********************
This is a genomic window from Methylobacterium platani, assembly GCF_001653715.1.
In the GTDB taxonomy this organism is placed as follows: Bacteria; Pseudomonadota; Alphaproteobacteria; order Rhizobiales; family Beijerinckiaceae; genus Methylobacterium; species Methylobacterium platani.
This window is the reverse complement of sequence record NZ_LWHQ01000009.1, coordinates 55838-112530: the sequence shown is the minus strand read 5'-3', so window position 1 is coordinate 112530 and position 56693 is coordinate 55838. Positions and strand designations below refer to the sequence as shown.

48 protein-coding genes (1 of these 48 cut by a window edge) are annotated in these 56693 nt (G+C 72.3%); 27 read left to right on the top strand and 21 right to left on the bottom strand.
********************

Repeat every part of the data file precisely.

This is a genomic window from Methylobacterium platani, assembly GCF_001653715.1.
In the GTDB taxonomy this organism is placed as follows: Bacteria; Pseudomonadota; Alphaproteobacteria; order Rhizobiales; family Beijerinckiaceae; genus Methylobacterium; species Methylobacterium platani.
This window is the reverse complement of sequence record NZ_LWHQ01000009.1, coordinates 55838-112530: the sequence shown is the minus strand read 5'-3', so window position 1 is coordinate 112530 and position 56693 is coordinate 55838. Positions and strand designations below refer to the sequence as shown.

48 protein-coding genes (1 of these 48 cut by a window edge) are annotated in these 56693 nt (G+C 72.3%); 27 read left to right on the top strand and 21 right to left on the bottom strand.